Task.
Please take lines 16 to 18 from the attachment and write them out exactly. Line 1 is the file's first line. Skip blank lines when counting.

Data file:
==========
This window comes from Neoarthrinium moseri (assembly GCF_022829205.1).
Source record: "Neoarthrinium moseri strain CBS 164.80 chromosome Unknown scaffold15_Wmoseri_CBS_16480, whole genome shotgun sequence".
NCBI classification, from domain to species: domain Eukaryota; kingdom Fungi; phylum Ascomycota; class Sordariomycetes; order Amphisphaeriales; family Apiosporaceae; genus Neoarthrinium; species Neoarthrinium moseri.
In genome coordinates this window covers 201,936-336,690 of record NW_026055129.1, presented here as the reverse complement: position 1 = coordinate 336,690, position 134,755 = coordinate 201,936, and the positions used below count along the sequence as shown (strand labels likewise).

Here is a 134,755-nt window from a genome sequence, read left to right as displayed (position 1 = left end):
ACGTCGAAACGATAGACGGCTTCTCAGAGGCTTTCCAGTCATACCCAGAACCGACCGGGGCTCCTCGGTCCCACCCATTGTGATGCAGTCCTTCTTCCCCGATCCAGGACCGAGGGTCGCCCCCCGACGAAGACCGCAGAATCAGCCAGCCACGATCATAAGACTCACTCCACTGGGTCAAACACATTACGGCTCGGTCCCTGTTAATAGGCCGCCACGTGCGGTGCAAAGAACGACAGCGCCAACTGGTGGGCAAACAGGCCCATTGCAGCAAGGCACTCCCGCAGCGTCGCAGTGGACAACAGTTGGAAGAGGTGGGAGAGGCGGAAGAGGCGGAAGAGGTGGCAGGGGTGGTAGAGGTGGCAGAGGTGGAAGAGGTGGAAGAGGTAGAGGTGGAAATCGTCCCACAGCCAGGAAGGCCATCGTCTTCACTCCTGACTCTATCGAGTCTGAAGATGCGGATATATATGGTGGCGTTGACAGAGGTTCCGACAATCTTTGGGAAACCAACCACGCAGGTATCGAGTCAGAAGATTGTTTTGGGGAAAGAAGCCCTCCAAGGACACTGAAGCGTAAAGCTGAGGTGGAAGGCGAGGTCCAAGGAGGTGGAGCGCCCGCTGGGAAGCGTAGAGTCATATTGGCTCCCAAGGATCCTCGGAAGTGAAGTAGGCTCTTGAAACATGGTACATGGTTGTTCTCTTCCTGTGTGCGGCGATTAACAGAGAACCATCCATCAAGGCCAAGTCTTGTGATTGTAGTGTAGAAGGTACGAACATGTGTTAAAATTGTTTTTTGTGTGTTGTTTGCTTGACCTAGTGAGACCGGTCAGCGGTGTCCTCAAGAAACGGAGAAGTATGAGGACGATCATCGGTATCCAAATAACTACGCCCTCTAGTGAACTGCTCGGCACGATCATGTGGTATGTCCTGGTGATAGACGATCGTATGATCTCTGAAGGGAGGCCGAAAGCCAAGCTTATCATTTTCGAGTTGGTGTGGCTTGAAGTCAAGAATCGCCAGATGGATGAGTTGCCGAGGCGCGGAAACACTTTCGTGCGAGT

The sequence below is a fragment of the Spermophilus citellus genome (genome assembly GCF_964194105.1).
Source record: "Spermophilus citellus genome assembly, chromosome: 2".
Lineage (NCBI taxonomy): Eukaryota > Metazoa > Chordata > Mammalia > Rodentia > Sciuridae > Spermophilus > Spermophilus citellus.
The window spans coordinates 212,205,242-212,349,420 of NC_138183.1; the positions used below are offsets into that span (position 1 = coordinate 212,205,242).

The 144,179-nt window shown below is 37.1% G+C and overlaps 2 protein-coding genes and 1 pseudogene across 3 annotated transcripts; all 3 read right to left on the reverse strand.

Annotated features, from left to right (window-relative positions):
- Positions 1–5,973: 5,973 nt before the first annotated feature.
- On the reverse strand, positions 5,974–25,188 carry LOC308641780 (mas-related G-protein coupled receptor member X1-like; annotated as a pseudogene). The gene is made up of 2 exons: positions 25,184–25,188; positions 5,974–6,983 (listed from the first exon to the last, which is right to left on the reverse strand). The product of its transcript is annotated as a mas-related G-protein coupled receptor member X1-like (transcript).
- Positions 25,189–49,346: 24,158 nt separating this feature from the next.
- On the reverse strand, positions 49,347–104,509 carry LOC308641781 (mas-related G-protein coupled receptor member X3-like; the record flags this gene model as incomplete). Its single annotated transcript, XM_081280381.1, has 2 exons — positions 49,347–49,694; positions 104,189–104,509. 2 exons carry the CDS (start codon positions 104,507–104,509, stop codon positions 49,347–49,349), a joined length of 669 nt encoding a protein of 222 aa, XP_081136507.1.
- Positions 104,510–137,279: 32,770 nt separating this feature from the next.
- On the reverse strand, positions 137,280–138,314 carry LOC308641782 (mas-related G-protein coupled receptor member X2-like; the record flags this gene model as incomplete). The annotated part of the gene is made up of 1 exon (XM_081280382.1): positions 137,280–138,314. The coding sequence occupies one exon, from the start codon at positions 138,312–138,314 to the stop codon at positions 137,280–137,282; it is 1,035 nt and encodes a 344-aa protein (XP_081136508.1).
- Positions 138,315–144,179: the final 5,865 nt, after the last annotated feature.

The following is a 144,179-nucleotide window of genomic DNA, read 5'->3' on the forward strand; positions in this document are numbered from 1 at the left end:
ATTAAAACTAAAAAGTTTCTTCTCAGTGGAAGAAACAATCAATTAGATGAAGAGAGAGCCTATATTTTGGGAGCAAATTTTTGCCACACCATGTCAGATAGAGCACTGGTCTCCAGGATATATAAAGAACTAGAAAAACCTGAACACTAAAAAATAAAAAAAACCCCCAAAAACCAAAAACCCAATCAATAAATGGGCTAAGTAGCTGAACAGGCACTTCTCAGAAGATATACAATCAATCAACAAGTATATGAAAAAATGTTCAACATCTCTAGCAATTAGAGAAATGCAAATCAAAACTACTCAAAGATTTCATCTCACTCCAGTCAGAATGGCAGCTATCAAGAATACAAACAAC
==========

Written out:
- On the reverse strand, positions 49,347–104,509 carry LOC308641781 (mas-related G-protein coupled receptor member X3-like; the record flags this gene model as incomplete). Its single annotated transcript, XM_081280381.1, has 2 exons — positions 49,347–49,694; positions 104,189–104,509. 2 exons carry the CDS (start codon positions 104,507–104,509, stop codon positions 49,347–49,349), a joined length of 669 nt encoding a protein of 222 aa, XP_081136507.1.
- Positions 104,510–137,279: 32,770 nt separating this feature from the next.
- On the reverse strand, positions 137,280–138,314 carry LOC308641782 (mas-related G-protein coupled receptor member X2-like; the record flags this gene model as incomplete). The annotated part of the gene is made up of 1 exon (XM_081280382.1): positions 137,280–138,314. The coding sequence occupies one exon, from the start codon at positions 138,312–138,314 to the stop codon at positions 137,280–137,282; it is 1,035 nt and encodes a 344-aa protein (XP_081136508.1).